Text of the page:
a. Controversy Surrounding Demonstration Project

The Demonstration Project has been the subject of congressional hearings and has led the Government Accountability Office ("GAO") to issue a report that sets forth various concerns with respect to the legal basis and design of the Demonstration Project.5

The GAO report states that the structure of the Demonstration Project may not be effective to meet its stated purpose of testing whether a scaled bonus structure leads to faster quality improvement than the structure set forth in the Affordable Care Act.

Critics also have asserted that CMS created the Demonstration Project, at a cost of over $8 billion, as a means to temporarily offset the significant MA reimbursement reductions authorized by the Affordable Care Act.

In October, Republican leaders of the House Committee on Oversight and Reform and Subcommittee on Technology, Information Policy, Intergovernmental Relations and Procurement Reform issued a subpoena to HHS to compel production of various documents associated with the Demonstration Project (23 MCR 1242, 10/26/12).

Although HHS produced certain documents, leadership of the Committee on Oversight and Reform concluded that the document production was nonresponsive.6 Despite this criticism and barring future actions to the contrary, the Demonstration Project is set to continue through 2014.

b. Concern that Star Ratings Do Not Capture the Most Important Aspects of Care

Various stakeholders have argued that Star Ratings do not capture the most important aspects of beneficiary medical treatment. This criticism is most prevalent with respect to special needs plans ("SNPs"), which are tailored to beneficiaries who have severe or disabling chronic conditions, are dually eligible for Medicare and Medicaid, and/or reside in institutions.

Critics assert that the Star Rating system relies heavily on measures related to preventive screening of risk factors that may not be appropriate in managing care for the SNP population. Certain measures, such as breast cancer screening, colorectal cancer screening, and glaucoma screening, may not be the most effective way to gauge the quality of health services provided to Medicare's most vulnerable beneficiaries enrolled in SNPs.

Removing some of these measures, or adding new measures geared towards individuals who have chronic conditions, are institutionalized, or are dually eligible for Medicare and Medicaid, could materially change the summary score of a plan sponsor's contracts that offer SNPs.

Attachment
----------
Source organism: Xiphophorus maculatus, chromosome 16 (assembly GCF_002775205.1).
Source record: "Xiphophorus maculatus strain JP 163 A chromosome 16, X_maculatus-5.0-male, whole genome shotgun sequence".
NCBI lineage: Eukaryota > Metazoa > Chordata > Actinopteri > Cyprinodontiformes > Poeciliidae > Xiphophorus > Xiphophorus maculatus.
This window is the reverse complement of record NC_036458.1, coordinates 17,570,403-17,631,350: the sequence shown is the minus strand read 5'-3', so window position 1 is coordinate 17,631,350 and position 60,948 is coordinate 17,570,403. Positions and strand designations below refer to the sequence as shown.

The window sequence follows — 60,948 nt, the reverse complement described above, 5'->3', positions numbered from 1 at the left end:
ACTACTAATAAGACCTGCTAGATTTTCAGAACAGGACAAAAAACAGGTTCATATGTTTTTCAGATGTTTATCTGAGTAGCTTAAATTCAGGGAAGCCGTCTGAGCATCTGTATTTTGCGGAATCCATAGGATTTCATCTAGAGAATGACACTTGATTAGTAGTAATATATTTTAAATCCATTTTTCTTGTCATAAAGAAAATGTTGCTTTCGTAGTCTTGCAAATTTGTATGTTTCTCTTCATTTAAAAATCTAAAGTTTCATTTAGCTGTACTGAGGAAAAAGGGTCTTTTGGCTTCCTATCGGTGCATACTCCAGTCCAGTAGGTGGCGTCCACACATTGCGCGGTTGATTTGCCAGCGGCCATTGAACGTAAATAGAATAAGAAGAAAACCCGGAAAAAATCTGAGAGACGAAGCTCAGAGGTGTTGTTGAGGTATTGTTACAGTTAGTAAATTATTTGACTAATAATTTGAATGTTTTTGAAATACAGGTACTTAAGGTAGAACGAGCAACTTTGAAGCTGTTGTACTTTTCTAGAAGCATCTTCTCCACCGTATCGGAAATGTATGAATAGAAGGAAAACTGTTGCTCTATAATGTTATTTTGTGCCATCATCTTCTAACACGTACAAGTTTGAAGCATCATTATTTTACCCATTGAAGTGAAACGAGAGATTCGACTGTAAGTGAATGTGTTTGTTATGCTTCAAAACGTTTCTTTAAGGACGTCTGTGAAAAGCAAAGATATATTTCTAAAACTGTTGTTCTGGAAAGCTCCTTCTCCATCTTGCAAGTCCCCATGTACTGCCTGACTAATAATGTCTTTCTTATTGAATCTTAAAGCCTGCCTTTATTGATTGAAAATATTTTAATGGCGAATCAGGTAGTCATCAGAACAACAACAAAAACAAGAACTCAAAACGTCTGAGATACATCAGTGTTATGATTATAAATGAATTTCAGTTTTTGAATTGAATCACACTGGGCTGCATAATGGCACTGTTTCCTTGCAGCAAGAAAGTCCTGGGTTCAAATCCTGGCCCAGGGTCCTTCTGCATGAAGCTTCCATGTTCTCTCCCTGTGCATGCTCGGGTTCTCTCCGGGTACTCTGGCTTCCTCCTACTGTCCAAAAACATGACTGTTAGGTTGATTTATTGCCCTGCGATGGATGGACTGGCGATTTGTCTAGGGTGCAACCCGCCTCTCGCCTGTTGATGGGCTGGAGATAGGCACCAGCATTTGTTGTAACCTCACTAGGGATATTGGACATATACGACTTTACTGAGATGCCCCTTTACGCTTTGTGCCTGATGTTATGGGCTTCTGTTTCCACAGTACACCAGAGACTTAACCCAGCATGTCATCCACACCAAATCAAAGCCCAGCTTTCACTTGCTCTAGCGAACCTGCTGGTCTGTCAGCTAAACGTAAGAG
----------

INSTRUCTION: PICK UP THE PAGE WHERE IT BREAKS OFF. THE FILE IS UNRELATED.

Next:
Public commenters have recommended that CMS create a separate Star Rating system for SNPs with measures that better reflect the quality of care offered by SNPs.7 Specific recommendations include creating "transitional star ratings" until current ratings can be modified, and adding one-half stars to SNPs that obtain certain thresholds for SNP-related measures.8

Although CMS included three SNP-specific measures in the 2013 Plan Ratings, CMS has rejected the call to modify the Star Ratings system to better account for the beneficiary populations enrolled in SNPs:

We have frequently considered the adoption of modifying the plan rating standards to account for unique differences in the characteristics of certain plan membership profiles. However, we have not yet found any statistical support for the special treatment of certain plans under the plan rating methodology. The 2011 Part C and D plan rating results, for example, provide no support for the argument that MA organizations offering SNPs face special challenges in achieving good star ratings. The plan rating results for all Part D contracts, when broken down into three categories by percentage of SNP enrollment per contract (SNP enrollment less than 50 percent, SNP enrollment greater than 50 percent, and SNP enrollment 100 percent of total contract enrollment) show that approximately 15 percent to 18 percent in each category receive less than 3 stars. The Part C results are slightly more mixed but still show that contracts with SNP enrollment receiving less than 3 stars are decidedly in the minority relative to their peers. Among the same enrollment percentage categories described for Part D, the percentage of Part C contracts with low star ratings ranged from approximately 15 percent to 29 percent. Interestingly, the rate of less than 3 star performers drops when SNP enrollment increases from 50 percent or more to exactly 100 percent. That is, contracts with only SNP members tend to have strong performance, equal to contracts with fewer than 50 percent SNP members. Therefore, we can easily conclude based on these data that having SNP members in a contract does not pull down summary plan rating results for either the Part C or Part D ratings.9

Many in the health care industry disagree with CMS's contention that SNPs do not adversely impact a contract's summary rating. They point to the fact that SNPs are held to the same standard as other MA plans despite the considerable differences in beneficiary population.


a. Star Ratings May Play a Considerable Role in a Plan's Future Viability